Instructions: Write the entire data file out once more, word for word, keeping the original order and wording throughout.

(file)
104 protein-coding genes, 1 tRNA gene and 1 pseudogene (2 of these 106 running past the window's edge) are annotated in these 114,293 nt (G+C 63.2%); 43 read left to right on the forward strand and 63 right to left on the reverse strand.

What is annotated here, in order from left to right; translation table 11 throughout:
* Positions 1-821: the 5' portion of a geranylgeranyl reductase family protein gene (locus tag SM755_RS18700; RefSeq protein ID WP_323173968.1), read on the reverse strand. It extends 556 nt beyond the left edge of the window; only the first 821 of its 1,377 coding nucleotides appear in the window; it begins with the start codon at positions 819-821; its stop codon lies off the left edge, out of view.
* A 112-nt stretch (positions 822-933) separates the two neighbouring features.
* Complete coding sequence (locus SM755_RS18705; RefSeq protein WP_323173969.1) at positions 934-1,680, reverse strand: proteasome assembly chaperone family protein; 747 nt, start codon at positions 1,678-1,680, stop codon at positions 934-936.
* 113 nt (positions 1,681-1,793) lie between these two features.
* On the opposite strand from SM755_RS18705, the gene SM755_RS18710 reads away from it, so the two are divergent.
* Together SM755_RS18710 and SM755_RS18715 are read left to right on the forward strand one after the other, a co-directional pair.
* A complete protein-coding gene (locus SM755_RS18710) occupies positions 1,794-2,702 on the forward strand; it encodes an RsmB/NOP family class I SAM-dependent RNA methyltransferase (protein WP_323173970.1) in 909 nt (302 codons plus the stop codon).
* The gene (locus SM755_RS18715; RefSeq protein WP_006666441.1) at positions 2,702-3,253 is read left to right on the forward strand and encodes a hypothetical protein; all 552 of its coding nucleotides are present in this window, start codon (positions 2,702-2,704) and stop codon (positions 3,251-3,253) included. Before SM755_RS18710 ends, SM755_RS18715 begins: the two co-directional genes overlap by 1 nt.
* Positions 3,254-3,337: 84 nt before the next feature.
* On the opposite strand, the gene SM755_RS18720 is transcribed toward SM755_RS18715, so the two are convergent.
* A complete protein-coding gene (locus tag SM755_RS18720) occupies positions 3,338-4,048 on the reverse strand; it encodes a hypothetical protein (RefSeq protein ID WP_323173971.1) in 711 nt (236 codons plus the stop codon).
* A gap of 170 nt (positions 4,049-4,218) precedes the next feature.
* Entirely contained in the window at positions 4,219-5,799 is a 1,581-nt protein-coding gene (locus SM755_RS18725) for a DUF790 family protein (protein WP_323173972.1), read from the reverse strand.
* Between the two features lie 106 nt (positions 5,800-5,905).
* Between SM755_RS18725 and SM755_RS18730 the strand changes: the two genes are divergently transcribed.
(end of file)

104 protein-coding genes, 1 tRNA gene and 1 pseudogene (2 of these 106 running past the window's edge) are annotated in these 114,293 nt (G+C 63.2%); 43 read left to right on the forward strand and 63 right to left on the reverse strand.

What is annotated here, in order from left to right; translation table 11 throughout:
* Positions 1-821: the 5' portion of a geranylgeranyl reductase family protein gene (locus tag SM755_RS18700; RefSeq protein ID WP_323173968.1), read on the reverse strand. It extends 556 nt beyond the left edge of the window; only the first 821 of its 1,377 coding nucleotides appear in the window; it begins with the start codon at positions 819-821; its stop codon lies off the left edge, out of view.
* A 112-nt stretch (positions 822-933) separates the two neighbouring features.
* Complete coding sequence (locus SM755_RS18705; RefSeq protein WP_323173969.1) at positions 934-1,680, reverse strand: proteasome assembly chaperone family protein; 747 nt, start codon at positions 1,678-1,680, stop codon at positions 934-936.
* 113 nt (positions 1,681-1,793) lie between these two features.
* On the opposite strand from SM755_RS18705, the gene SM755_RS18710 reads away from it, so the two are divergent.
* Together SM755_RS18710 and SM755_RS18715 are read left to right on the forward strand one after the other, a co-directional pair.
* A complete protein-coding gene (locus SM755_RS18710) occupies positions 1,794-2,702 on the forward strand; it encodes an RsmB/NOP family class I SAM-dependent RNA methyltransferase (protein WP_323173970.1) in 909 nt (302 codons plus the stop codon).
* The gene (locus SM755_RS18715; RefSeq protein WP_006666441.1) at positions 2,702-3,253 is read left to right on the forward strand and encodes a hypothetical protein; all 552 of its coding nucleotides are present in this window, start codon (positions 2,702-2,704) and stop codon (positions 3,251-3,253) included. Before SM755_RS18710 ends, SM755_RS18715 begins: the two co-directional genes overlap by 1 nt.
* Positions 3,254-3,337: 84 nt before the next feature.
* On the opposite strand, the gene SM755_RS18720 is transcribed toward SM755_RS18715, so the two are convergent.
* A complete protein-coding gene (locus tag SM755_RS18720) occupies positions 3,338-4,048 on the reverse strand; it encodes a hypothetical protein (RefSeq protein ID WP_323173971.1) in 711 nt (236 codons plus the stop codon).
* A gap of 170 nt (positions 4,049-4,218) precedes the next feature.
* Entirely contained in the window at positions 4,219-5,799 is a 1,581-nt protein-coding gene (locus SM755_RS18725) for a DUF790 family protein (protein WP_323173972.1), read from the reverse strand.
* Between the two features lie 106 nt (positions 5,800-5,905).
* Between SM755_RS18725 and SM755_RS18730 the strand changes: the two genes are divergently transcribed.